Home Insights Why aren’t home prices falling as quickly in regional areas as capital cities?

Why aren’t home prices falling as quickly in regional areas as capital cities?

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A sharp rise in interest rates triggered a sharp rebalancing in the housing market after last year’s extreme move, but some sectors have held up relatively well.

The provinces continued to fall at a slower pace than the capital, rising 0.06% in October and falling 0.11% for the capital as a whole.

Home prices in the capital are now 2.1% below levels a year ago and up 24.4% from pre-pandemic levels. In rural Australia, he is 6.5% higher than a year ago and up 46.6% from his March 2020 when Covid started.

Why are so many local pockets holding up so well?

Statistical Area Level 4 (SA4) refers to Territory geographic regions defined by the Australian Bureau of Statistics for national data output. Rurally, SA4 tends to be sparsely populated (100,000 to 300,000) and regions are geographically, socially and economically similar.

Analysis of these SA4 regions shows that the decline in house prices in rural Australia is less widespread than in the metropolitan areas. Of the 42 regions classified as SA4, 28 saw prices fall from their peaks, and 41 of the 46 metropolitan areas saw home prices fall from their peaks.

Demand for more affordable properties and larger homes is underpinnings, and as a result, rural areas will do better than metropolitan areas in 2022.

Many regions have held up well against falling prices.Photo: Getty


Additionally, conditions remain tough for local buyers, with the number of properties for sale still well below pre-pandemic levels.

This means that local buyers have less choice and less bargaining power. This is another reason why prices have fallen slower in the region than in the capital.

That said, there are some regional pockets where the shine seems to have faded.

Regions where prices are falling fastest

Interest in lifestyle properties has surged during Covid as more people seek larger homes and spaces, especially in rural locations.

With the remote work boom, many people no longer need to be tied to an office, which has greatly increased the value in places where oceans and trees change. Many Australians have taken advantage of relatively affordable housing in rural areas compared to their respective capital cities.

But with interest rates soaring and buyers’ borrowing power so low, hotspots in generally high-value areas are seeing the most rapid price declines.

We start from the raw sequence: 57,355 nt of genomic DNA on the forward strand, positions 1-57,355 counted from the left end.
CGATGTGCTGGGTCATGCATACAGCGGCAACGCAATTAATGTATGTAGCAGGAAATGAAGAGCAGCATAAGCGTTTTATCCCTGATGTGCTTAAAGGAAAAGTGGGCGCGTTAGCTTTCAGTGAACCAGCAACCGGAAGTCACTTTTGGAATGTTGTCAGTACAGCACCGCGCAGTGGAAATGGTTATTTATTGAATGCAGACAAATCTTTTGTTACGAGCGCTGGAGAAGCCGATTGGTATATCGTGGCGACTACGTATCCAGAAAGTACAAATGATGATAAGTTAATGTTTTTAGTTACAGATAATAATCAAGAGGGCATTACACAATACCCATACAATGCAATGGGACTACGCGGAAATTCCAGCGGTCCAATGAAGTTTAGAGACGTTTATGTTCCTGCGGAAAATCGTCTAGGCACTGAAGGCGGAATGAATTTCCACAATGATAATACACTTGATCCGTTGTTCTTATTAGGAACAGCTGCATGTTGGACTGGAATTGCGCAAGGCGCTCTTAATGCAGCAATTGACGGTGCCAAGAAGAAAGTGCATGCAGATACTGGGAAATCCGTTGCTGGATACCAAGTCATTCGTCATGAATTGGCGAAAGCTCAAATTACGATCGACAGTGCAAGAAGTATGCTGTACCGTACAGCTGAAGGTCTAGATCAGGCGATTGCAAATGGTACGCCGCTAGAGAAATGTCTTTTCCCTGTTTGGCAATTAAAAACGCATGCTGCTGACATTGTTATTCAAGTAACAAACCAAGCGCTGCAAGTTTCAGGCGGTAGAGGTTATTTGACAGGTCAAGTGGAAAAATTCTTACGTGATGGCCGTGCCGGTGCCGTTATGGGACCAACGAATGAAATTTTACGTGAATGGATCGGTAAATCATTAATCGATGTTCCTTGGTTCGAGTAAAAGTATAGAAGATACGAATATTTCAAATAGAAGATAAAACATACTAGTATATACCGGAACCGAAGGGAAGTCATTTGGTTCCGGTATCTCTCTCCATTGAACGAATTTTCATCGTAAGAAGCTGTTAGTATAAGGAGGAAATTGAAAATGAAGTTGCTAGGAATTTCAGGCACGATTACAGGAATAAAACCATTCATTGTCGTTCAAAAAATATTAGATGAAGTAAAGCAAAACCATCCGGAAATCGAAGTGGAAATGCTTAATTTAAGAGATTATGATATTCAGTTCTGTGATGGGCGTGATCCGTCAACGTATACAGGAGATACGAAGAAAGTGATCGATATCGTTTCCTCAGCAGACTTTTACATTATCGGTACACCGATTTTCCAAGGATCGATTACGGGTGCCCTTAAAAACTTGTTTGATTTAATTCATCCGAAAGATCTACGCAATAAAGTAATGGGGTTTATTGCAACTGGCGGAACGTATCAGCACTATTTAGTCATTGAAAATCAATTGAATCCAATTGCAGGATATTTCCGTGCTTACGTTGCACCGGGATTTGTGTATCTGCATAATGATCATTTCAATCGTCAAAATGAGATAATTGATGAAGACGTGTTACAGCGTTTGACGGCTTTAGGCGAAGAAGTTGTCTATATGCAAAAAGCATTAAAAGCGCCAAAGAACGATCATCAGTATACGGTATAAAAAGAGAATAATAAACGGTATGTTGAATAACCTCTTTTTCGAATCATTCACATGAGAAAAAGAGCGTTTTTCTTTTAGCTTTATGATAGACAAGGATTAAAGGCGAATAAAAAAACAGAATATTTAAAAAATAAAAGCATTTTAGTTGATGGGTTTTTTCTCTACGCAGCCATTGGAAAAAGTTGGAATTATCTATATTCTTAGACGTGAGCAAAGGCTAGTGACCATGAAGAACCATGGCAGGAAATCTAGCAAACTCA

Conditions in the housing market are slowing as consumer confidence declines and mortgage repayment costs rise. The lifestyle and amenity-rich regions of New South Wales and southeast Queensland, which were thronged with urban buyers during the pandemic, saw prices drop first.

The SA4 regional market with the biggest price drop to date is Richmond Tweed, home to the popular Byron Bay. It was also affected by the floods earlier this year. House prices have fallen 6.3% from their peak.

It was followed by Southern Highlands and Shoalhaven, where tree changers were looking for spaces such as Bowral. House prices in the area have fallen 5.3% since their peak.

In fact, rural NSW is home to the worst performing regions, with four of the top 10 rural SA4 experiencing the most price declines.

The Greater Sydney region accounts for 80% of SA4 in the top 10 cities with the most price declines. Higher interest rates and lower borrowing capacity will most affect high-interest areas, with Sydney feeling these effects.

Other markets that thrived during the pandemic, such as the Sunshine Coast, Geelong and the Illawarra, have also seen a sharp slowdown in house price growth.

Market caps often experience larger price drops. Prices are now plummeting in higher value areas within Australia’s rural areas, similar to the trend seen across the capital.

But in most of these markets, home prices are still up by more than 50% from pre-pandemic levels.

Interest rates have risen sharply, mortgage costs have risen, and the expectation that home prices will continue to fall has combined to weigh on buyer demand, clearly contributing to the slowdown in activity.

This will weigh on demand and property prices going forward as interest rates continue to rise and mortgage affordability deteriorates. The region as a whole continues to outperform the capital, but prices continue to fall as interest rates rise and borrowing capacity declines.

However, in more affordable regions with limited supply, competition may still be fierce, resulting in a slower pace of price declines.

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